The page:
That's not a difficult problem, as you can just throw a microphone on there and find some way to link up the headsets, like bluetooth to your phone, or some type of two way radio system. This has already been done of course, but that's not the whole package I'm proposing here. Now what about if you're working a job where you like to have a radio nearby, but you also have coworkers and loud noise? I think the endgame solution to job-site woes is a pair of "noise cancelling" (not sure of the right terminology) headphones with both a microphone and dedicated music speakers in addition to the active-suppression system.
I think all the necessary technology is already available, and wouldn't be too much of a hurdle to combine them. So, how would this work? You're working a job and you flip on a loud machine, and your headphones do their active suppression thing, filtering out that noise to protect your ears. Now your coworker wants to talk to you so he just talks normally into his mic and it's broadcast right into your headset clear as day. But how does the music playing fit in? It's not much different really, you're listening to music and your headset is actively monitoring and filtering background noise so your hearing is not being damaged by either loud music or loud work sounds. When you or your coworker talk, your music is muted or the volume is turned down so you can hear some feedback that you're talking and your conversation is not over amplified to compete with music. It's really just a simple addition. Computers can do this very easily with built-in microphone software, so why not throw that technology into a pair of headphones?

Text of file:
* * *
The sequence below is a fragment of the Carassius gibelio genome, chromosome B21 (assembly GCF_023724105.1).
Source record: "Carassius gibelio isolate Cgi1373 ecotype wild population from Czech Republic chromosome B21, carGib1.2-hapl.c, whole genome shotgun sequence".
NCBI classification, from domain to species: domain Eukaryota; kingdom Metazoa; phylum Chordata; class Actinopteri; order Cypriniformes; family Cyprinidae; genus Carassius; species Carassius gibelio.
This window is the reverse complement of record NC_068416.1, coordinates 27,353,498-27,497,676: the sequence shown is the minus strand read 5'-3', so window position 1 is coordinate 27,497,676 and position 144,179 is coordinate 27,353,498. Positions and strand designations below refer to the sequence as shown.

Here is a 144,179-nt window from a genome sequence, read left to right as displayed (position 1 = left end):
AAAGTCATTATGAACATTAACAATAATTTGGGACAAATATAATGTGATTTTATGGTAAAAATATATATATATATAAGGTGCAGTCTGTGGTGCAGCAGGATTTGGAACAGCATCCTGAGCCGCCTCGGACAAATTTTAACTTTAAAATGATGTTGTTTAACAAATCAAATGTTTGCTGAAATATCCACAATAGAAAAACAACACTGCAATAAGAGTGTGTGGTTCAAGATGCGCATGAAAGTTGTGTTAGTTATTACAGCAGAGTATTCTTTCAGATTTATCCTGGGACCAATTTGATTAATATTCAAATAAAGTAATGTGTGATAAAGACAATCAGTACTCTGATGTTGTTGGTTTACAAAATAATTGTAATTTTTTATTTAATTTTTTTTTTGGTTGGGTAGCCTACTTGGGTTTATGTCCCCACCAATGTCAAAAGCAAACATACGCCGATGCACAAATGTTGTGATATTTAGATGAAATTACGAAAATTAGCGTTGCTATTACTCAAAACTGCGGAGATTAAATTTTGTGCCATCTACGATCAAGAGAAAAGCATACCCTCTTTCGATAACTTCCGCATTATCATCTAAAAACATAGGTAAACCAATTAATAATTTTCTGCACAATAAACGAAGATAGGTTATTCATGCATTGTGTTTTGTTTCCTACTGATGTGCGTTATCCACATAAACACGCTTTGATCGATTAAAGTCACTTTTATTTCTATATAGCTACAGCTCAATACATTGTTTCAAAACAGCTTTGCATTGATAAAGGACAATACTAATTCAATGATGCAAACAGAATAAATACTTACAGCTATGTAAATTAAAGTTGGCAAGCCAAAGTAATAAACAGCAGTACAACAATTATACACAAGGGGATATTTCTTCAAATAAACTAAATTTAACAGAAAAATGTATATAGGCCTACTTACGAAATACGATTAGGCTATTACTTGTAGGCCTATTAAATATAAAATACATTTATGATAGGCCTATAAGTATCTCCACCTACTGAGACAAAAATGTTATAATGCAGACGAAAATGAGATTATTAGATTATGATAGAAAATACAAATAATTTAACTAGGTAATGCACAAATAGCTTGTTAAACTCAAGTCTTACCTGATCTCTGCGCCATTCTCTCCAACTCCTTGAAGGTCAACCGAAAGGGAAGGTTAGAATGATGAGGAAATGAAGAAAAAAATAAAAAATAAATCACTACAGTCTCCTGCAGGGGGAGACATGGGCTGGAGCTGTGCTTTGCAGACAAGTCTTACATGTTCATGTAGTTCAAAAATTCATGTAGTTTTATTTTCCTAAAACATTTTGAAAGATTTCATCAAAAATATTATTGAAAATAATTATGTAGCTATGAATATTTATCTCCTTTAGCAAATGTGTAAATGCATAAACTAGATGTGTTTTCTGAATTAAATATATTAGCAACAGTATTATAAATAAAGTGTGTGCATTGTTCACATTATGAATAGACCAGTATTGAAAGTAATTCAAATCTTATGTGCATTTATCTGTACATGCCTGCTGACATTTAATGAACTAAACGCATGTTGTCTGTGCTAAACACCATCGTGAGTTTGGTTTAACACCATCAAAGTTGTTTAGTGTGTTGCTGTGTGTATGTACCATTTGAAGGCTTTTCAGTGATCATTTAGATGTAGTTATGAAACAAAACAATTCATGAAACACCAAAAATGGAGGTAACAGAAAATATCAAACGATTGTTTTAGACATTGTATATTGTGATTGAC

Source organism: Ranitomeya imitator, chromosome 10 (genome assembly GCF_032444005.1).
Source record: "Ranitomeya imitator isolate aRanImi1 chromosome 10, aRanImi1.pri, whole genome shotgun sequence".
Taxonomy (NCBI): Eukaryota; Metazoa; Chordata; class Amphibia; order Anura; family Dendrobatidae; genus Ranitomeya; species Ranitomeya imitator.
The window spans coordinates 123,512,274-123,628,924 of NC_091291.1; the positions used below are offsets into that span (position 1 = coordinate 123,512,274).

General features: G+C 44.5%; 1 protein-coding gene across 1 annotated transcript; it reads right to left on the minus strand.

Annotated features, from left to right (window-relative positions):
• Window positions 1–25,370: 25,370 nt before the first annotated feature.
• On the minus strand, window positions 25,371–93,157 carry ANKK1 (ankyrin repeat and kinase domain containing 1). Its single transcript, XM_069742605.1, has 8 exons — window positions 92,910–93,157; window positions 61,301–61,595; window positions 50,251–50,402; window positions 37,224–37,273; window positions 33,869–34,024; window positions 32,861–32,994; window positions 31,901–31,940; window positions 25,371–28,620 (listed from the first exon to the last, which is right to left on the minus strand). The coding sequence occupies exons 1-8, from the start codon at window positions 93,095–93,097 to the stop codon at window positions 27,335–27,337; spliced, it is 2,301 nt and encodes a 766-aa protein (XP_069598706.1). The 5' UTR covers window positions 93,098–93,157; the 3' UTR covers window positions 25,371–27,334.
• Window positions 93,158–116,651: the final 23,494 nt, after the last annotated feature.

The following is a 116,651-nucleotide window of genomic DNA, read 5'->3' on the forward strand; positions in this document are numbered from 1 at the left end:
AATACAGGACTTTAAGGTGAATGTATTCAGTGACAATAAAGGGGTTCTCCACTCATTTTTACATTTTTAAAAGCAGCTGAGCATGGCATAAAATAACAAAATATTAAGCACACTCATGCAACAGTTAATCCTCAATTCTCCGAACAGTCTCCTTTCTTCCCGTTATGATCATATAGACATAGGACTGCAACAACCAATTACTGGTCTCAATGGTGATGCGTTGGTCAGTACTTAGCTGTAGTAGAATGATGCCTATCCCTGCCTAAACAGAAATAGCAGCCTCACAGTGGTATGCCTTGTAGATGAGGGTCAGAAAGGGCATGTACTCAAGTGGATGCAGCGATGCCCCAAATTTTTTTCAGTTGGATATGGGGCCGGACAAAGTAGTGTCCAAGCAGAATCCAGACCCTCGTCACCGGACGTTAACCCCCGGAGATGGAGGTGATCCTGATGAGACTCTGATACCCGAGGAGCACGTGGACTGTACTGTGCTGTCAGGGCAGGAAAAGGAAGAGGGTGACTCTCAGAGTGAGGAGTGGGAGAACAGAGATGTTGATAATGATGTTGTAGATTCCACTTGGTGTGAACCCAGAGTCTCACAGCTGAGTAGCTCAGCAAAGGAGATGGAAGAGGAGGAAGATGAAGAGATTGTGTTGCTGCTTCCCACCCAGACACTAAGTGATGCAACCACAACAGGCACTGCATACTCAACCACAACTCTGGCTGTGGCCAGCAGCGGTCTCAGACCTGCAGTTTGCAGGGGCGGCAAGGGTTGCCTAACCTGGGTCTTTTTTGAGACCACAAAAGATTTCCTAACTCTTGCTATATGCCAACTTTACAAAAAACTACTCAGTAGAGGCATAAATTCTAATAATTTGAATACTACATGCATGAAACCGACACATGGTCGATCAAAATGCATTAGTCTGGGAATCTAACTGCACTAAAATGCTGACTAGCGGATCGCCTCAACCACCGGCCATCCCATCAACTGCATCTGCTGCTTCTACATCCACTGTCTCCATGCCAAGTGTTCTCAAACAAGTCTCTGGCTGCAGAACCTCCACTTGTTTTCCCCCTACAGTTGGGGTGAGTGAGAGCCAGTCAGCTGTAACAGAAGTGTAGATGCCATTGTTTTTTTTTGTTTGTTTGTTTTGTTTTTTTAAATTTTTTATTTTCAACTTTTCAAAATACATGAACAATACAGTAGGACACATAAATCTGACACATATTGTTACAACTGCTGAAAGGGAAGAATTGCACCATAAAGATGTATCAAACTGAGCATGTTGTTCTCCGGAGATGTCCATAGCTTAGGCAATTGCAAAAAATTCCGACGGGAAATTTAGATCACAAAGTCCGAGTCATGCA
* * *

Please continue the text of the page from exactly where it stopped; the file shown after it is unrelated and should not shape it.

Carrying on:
There might be something like this out there, and I'd love to see how it's been done. But if it's not out there (I can't find it) then I think it would be a real interesting invention to introduce to the world.